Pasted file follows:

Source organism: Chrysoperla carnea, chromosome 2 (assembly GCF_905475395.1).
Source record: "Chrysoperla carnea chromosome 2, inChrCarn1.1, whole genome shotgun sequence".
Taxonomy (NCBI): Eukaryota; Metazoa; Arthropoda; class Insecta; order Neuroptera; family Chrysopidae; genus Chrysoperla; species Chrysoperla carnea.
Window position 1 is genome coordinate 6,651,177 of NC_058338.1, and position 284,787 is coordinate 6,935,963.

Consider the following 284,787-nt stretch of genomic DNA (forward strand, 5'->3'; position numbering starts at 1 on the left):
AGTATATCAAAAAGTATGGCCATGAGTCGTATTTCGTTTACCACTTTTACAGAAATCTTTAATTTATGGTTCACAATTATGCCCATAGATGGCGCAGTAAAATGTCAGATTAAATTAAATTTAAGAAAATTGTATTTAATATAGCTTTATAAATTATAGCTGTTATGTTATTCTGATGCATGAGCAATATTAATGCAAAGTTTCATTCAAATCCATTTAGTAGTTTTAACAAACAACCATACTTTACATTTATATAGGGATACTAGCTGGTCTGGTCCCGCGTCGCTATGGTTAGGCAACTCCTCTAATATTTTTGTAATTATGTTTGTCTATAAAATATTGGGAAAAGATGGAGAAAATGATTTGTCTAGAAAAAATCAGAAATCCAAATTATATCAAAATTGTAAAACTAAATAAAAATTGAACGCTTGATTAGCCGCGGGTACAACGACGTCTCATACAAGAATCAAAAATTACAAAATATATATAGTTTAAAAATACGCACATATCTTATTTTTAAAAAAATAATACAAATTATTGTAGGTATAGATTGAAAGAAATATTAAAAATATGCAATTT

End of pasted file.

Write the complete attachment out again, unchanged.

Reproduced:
Source organism: Chrysoperla carnea, chromosome 2 (assembly GCF_905475395.1).
Source record: "Chrysoperla carnea chromosome 2, inChrCarn1.1, whole genome shotgun sequence".
Taxonomy (NCBI): Eukaryota; Metazoa; Arthropoda; class Insecta; order Neuroptera; family Chrysopidae; genus Chrysoperla; species Chrysoperla carnea.
Window position 1 is genome coordinate 6,651,177 of NC_058338.1, and position 284,787 is coordinate 6,935,963.

Consider the following 284,787-nt stretch of genomic DNA (forward strand, 5'->3'; position numbering starts at 1 on the left):
AGTATATCAAAAAGTATGGCCATGAGTCGTATTTCGTTTACCACTTTTACAGAAATCTTTAATTTATGGTTCACAATTATGCCCATAGATGGCGCAGTAAAATGTCAGATTAAATTAAATTTAAGAAAATTGTATTTAATATAGCTTTATAAATTATAGCTGTTATGTTATTCTGATGCATGAGCAATATTAATGCAAAGTTTCATTCAAATCCATTTAGTAGTTTTAACAAACAACCATACTTTACATTTATATAGGGATACTAGCTGGTCTGGTCCCGCGTCGCTATGGTTAGGCAACTCCTCTAATATTTTTGTAATTATGTTTGTCTATAAAATATTGGGAAAAGATGGAGAAAATGATTTGTCTAGAAAAAATCAGAAATCCAAATTATATCAAAATTGTAAAACTAAATAAAAATTGAACGCTTGATTAGCCGCGGGTACAACGACGTCTCATACAAGAATCAAAAATTACAAAATATATATAGTTTAAAAATACGCACATATCTTATTTTTAAAAAAATAATACAAATTATTGTAGGTATAGATTGAAAGAAATATTAAAAATATGCAATTT